Member Spotlight


“I have always been creative in one way or another and to date, it hasn’t stopped. As a young girl, I couldn’t just cook dinner for my family; I had to type a “menu” that listed the items that were being served. This was done on a manual typewriter because electric typewriters had not been invented yet. The good news is that my family went along with my antics until one day I decided to “charge” my brother and sisters for their meals. At the age of 10, my elementary school teacher entered a design that I had created on linoleum block into the “National Scholastic Arts Award Contest”. I won a “Gold Key” that I still have to this day, although I wish I had kept the linoleum block. Throughout the years, I learned to knit, crochet, and then one day discovered “beading” to make jewelry, becoming a member of the Great Lakes Beadworkers Guild.

One day I wanted to create a special design and went to my favorite bead store to inquire about something specific. The owner suggested that I take lessons in metalsmithing, but I didn’t know what she was talking about. She told me that I could take classes at Fritz Willis in Franklin. Well, I signed up for those classes, fell in love with metalsmithing and never looked back at another bead! I have also taken classes at the Birmingham Bloomfield Art Center, the College for Creative Studies, and have traveled to classes in SC, OH and just about everywhere else I could afford to go.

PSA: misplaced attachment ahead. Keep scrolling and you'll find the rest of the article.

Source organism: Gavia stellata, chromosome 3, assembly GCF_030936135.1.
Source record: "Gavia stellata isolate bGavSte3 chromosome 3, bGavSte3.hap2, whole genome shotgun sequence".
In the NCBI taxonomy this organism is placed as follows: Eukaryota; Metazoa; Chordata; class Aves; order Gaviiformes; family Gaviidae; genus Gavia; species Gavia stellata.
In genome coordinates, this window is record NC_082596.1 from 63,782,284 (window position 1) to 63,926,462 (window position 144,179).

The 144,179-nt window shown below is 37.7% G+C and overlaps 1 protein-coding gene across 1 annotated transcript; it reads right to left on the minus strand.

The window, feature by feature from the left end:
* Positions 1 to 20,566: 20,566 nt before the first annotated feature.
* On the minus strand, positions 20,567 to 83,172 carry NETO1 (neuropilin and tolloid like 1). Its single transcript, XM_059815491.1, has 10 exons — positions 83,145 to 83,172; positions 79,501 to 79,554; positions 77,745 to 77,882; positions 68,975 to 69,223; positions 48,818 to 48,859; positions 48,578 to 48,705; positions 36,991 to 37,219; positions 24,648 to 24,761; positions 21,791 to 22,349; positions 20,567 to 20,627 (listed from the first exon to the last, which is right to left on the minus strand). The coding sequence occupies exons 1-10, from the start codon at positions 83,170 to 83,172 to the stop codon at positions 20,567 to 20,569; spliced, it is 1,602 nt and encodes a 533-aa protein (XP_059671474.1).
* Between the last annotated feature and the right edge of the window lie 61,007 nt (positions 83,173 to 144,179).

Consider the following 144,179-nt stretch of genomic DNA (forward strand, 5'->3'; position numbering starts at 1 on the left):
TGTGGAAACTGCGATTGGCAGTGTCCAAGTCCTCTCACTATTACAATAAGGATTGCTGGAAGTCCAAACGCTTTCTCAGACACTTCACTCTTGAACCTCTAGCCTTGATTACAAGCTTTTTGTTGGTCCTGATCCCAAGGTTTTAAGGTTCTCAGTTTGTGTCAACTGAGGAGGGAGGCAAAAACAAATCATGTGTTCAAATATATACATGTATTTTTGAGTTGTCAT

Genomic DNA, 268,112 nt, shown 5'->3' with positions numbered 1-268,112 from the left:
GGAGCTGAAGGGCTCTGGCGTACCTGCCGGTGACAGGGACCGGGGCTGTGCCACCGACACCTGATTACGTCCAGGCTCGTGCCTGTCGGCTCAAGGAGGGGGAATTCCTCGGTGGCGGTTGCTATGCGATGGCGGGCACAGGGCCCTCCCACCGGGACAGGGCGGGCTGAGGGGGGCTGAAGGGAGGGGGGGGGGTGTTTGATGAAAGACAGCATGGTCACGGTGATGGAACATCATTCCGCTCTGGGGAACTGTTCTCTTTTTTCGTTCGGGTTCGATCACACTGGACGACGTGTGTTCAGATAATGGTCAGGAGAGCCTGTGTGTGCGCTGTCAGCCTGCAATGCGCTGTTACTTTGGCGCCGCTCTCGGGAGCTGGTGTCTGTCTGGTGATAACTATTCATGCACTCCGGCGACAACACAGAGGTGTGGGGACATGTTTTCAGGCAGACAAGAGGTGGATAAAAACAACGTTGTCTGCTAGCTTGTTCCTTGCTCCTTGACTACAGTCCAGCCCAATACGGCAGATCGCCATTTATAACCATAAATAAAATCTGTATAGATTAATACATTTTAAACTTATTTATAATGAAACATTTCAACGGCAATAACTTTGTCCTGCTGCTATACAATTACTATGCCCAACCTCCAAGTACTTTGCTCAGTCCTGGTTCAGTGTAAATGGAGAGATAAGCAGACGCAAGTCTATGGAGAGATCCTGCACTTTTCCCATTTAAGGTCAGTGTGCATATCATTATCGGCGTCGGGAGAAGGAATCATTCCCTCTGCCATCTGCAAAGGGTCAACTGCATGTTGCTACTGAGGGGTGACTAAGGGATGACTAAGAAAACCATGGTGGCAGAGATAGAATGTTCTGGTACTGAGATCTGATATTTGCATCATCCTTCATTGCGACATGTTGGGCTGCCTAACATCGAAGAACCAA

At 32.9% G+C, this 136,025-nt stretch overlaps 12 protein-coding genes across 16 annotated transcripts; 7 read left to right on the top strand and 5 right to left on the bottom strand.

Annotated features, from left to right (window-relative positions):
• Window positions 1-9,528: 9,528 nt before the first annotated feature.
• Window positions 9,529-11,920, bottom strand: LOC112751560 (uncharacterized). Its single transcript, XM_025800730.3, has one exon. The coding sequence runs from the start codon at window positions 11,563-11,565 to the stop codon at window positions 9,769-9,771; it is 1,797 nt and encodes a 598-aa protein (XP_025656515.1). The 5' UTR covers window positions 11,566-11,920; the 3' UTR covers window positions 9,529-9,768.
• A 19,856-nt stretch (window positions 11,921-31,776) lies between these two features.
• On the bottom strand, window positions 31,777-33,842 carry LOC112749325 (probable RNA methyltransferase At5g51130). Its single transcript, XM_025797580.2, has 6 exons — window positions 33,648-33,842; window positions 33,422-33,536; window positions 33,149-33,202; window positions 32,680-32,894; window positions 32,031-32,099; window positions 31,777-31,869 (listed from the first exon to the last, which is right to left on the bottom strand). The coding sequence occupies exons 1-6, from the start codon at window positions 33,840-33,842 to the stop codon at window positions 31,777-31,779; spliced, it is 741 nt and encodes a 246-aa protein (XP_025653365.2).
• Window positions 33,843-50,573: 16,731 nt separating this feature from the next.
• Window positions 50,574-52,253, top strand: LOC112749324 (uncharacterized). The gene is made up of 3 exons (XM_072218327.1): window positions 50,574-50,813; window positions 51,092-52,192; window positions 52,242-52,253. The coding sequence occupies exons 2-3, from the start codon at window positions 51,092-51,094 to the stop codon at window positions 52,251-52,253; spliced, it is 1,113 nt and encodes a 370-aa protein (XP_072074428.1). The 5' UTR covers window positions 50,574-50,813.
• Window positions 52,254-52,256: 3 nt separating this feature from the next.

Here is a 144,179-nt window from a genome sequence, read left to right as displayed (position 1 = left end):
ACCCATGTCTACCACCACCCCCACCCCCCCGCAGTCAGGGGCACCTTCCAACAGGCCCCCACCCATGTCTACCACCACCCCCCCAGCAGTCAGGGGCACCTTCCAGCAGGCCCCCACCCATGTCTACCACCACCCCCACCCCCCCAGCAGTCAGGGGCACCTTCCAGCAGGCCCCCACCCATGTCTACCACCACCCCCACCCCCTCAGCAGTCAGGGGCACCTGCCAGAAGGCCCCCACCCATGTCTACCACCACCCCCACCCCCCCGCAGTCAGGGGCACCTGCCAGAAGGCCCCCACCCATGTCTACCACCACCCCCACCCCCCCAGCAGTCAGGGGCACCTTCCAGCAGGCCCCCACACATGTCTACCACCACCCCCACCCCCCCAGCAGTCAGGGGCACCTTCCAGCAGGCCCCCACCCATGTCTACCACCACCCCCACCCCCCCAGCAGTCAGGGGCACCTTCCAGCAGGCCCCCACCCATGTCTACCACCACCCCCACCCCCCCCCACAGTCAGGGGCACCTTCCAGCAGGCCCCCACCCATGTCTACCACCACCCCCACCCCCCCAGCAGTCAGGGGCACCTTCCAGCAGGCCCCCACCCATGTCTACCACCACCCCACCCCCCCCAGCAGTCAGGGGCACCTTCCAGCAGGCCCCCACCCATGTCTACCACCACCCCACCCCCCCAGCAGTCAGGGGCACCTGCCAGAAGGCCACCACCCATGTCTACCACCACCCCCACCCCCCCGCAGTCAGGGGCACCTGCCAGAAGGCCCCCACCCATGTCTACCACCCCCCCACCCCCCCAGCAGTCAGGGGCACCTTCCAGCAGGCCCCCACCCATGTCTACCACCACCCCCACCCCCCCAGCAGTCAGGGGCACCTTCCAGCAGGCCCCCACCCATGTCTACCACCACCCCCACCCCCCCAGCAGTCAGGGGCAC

I don’t remember exactly when I joined MSG, but am a past board member and have met so many wonderful friends along the way. When it comes to my work, I love working with silver, but have also found an affinity for copper and nu-gold. I can attest to the perceived “healing” properties of copper so like to make a lot of my jewelry with this metal. Nu-Gold is easy to work with and great designs can be created at a more affordable price. One of my most popular rings is cowrie shell set in Nu-Gold. Speaking of prices…I believe the most important aspect of pricing is to keep accurate records not only of your time to create but also other expenses such as your hourly rate, material costs, state taxes, shipping charges, etc. I created an Excel spreadsheet so I can update any changes in costs, and there I also document how I made the pattern so it also serves as a recipe of the pattern for future use.

So as I head into 2021, I have come to the conclusion that I need to do something that I haven’t done for a while…challenge myself to do more, get out of my comfort zone, and create designs that will take me to a higher level. I know it’s there! I know I can do it! Now the question is…who wants to join me? Are you in?”

Marilyn’s work may be found in her Etsy shop at